Hybrid vehicle owners sound off on increased car tab renewal fee

TACOMA - Pierce County resident Bengt Asplund is a satisfied Prius driver.

“Everything about the car we are really happy with,” Asplund said.

But Asplund and every hybrid vehicle owner in the state will have to pay more in car tab renewal fees starting now.

A new law aimed at expanding electric vehicles is charging all hybrid vehicle owners $75 more at each renewal.

The Department of Licensing is in the process of tallying the exact number of registered hybrid vehicles in Washington state. At this time they believe there are roughly 130,000.

Nearly $10 million a year will be generated from the increased hybrid fees and it will go towards creating additional charging stations for electric cars. The funds will also give sales tax exemptions for people buying more affordable electric cars, any new electric car that’s $45,000 or less or a used electric car for $30,000 or less.

Still, many hybrid drivers are upset over the increased cost. Many on Twitter expressed frustration over why they are being forced to pay more for a charging station they do not use.

But Asplund disagrees.

“Not opposed to that, I think that’s the way we are going so we might as well support it,” Asplund said.

Asplund is already dealing with high car tabs because of ST3, Sound Transit’s light rail expansion. ST3 drove up car tabs for drivers in King, Pierce and Snohomish Counties.

But Asplund says he still supports the latest increase on hybrids.

“I’m living on fixed income but I think you have to support the whole community,” Asplund said.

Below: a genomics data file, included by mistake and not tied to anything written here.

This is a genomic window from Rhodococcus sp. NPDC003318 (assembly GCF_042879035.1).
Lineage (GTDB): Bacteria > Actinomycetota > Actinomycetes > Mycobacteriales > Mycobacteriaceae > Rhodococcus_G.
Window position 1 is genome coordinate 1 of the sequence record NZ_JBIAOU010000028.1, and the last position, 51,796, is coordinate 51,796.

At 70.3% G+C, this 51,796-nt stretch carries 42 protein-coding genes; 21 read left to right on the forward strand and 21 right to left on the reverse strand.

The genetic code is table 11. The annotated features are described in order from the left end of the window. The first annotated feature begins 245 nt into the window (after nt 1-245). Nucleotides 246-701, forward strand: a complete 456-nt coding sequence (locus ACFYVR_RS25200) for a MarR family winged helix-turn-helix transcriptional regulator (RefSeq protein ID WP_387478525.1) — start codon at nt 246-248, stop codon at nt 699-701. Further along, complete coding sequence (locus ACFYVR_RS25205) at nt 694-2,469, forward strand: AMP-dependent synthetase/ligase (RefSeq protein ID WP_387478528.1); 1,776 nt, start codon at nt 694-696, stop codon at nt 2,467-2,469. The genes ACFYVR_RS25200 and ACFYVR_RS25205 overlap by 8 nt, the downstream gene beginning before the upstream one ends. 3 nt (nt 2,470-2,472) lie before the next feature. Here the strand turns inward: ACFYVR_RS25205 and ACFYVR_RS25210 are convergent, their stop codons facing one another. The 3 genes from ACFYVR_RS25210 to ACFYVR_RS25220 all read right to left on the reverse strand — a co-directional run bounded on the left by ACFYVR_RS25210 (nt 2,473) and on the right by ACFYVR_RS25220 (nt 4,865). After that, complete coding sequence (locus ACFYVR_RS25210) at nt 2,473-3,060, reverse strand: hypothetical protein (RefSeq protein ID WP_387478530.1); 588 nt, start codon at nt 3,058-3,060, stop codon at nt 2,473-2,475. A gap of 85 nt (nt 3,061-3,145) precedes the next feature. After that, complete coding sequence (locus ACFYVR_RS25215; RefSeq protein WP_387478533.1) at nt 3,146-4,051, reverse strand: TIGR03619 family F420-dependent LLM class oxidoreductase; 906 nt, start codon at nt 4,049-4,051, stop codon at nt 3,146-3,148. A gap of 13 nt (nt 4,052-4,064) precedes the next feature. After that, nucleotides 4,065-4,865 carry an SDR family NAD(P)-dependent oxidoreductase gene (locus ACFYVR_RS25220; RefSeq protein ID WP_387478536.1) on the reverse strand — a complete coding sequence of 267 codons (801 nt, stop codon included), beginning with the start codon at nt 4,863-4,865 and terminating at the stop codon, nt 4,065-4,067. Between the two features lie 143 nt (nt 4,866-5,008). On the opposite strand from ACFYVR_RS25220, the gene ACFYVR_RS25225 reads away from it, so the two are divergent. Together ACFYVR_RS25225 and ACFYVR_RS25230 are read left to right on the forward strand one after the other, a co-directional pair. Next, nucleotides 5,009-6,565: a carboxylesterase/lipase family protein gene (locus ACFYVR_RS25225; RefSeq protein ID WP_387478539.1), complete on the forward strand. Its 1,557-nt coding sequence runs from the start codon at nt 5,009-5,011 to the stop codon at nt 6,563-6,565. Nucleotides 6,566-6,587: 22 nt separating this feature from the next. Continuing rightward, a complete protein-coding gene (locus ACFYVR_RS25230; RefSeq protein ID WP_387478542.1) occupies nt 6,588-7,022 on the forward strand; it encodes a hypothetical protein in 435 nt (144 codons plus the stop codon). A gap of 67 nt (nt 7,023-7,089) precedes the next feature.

As more drivers get into hybrids and electric cars, the state is seeing a loss in gas tax revenue.

DOL says there were just over 42,500 plug-in electric cars as of early 2019. State lawmakers behind the measure are hoping to increase those numbers. Owners of electric cars will also be hit by the extra $75.

Sarah Phillips says the increased costs will impact low income and middle-class people negatively. Phillips says she was hoping to buy a Sonata hybrid but now she is conflicted.

“That’s something I don’t want to do, spend extra money on it when I am buying this car to save money,” Phillips said.

State Senator Rebecca Saldana, who is behind the increased fee, released this statement:

“As an owner of a hybrid vehicle, the new $75 fee will impact me and my family, as well. The hope is that people who have purchased hybrid vehicles are interested in limiting carbon emissions, and would be more open to a fee to help encourage expanding the use of vehicles with zero carbon emissions.  I, myself, even hope to buy an electric vehicle. Making charging stations more widespread and accessible is imperative for encouraging middle- and lower-income people to switch to electric cars.”